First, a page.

Can Hackers Take Control of Your Vehicle’s Steering and Brakes?

Self-driving cars for driving assistance systems can keep you out of accidents, lower fuel consumption, and prevent traffic congestion, and while that might sound like a recipe for lower auto insurance premiums, the technology might not be ready quite yet. We’ve seen self-driving cars that can perform with incredible precision, and many driving assistance systems like automatic parking and stop-start cruising are already available to the public, but what happens when automotive manufacturers fail to stay one step ahead of hackers?

The vulnerabilities lie in the Uconnect system, an infotainment and driving assistance platform designed to allow car owners to control their car, to some degree, with their smartphone. Functions include the ability to start the car remotely and perform other, smaller functions like toggling headlights and opening doors. But, as recent history has shown time and time again, smartphones and the networks they’re attached to can be compromised, often with damaging results, and now the risks are greater than ever. Could those risks impact your car insurance quotes? Hopefully, the problem will be solved before that becomes an issue.

The three most vulnerable vehicles are…

– 2014 Jeep Cherokee

– 2015 Cadillac Escalade

– 2014 Infinity Q50

… But any vehicle featuring the Uconnect system can theoretically be compromised.

This was recently demonstrated by two security experts who targeted a Jeep Cherokee being driven by a journalist from Wired. The two were able to break into the vehicle’s infotainment system and inject a small chunk of malicious code, and after that was done, the vehicle was almost completely under their control. They were able to take complete control of the radio, blasting music into the vehicle as they tinkered with the A/C system, turning it on full blast. By the time they were done, they had disabled the vehicle’s transmission, brakes, and steering, and the vehicle was later found stuck in a ditch. The driver was unharmed, but that might not have been the case if the hackers weren’t two friendly security experts.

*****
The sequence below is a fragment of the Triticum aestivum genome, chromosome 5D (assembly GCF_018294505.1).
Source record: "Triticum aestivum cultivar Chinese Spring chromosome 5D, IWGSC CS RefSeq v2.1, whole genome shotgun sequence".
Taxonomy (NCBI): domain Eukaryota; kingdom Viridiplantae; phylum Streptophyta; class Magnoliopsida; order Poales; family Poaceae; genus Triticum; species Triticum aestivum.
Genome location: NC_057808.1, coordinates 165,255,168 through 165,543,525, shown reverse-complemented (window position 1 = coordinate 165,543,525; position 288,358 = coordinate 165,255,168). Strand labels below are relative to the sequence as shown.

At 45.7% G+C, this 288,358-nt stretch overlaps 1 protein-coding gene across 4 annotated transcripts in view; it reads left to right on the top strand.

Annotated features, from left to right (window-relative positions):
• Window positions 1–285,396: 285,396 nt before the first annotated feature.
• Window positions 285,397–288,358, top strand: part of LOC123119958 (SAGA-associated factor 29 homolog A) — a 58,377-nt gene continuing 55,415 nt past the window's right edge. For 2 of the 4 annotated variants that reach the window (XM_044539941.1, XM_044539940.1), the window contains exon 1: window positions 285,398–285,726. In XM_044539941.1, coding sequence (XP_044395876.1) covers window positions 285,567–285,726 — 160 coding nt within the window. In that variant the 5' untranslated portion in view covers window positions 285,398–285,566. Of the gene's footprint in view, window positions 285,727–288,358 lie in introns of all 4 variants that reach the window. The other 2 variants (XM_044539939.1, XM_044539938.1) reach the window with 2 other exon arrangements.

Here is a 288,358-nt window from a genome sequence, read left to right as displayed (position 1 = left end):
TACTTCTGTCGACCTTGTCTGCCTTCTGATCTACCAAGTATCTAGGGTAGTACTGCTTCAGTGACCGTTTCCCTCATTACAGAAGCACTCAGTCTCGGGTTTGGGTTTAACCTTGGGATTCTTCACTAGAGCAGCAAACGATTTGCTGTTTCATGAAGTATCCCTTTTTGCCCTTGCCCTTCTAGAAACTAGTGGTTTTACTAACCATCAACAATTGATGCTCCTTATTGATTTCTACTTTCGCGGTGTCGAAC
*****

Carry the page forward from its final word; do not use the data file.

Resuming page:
“If consumers don’t realize this is an issue, they should, and they should start complaining to carmakers. This might be the kind of software bug most likely to kill someone,” says Charlie Miller, one of the two hackers that took control during the demonstration. The two plan to share their findings at the Black Hat security conference on August 1st to raise awareness for the dangers of connected vehicles. They’ll be leaving out key information to ensure that other hackers can’t take advantage of the vulnerability themselves, but at this point, it’s a race between Jeep, who is rushing out a security update to stop hackers, and the hackers themselves.

There is a way to protect yourself, however, and we recommend that you follow these steps as soon as possible. Updating your vehicle’s software is as simple as moving a file from one device to another. You’ll want to download the update file from your vehicle manufacturer’s website, place the file on a flash drive, and plug that flash drive into your Uconnect-enabled vehicle’s USB port. After that, the process should be automatic.

If you have any questions, you can contact your vehicle’s manufacturer or your local dealer today. Many dealerships will install the update for you, free of charge, and it is extremely important that you update your vehicle as soon as possible, and don’t forget to call or click Cost U Less today for affordable and flexible California auto insurance.

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Can Hackers Take Control of Your Vehicle’s Steering and Brakes?
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Could a vulnerability give hackers the ability to run your car off the road and raise your auto insurance premiums?
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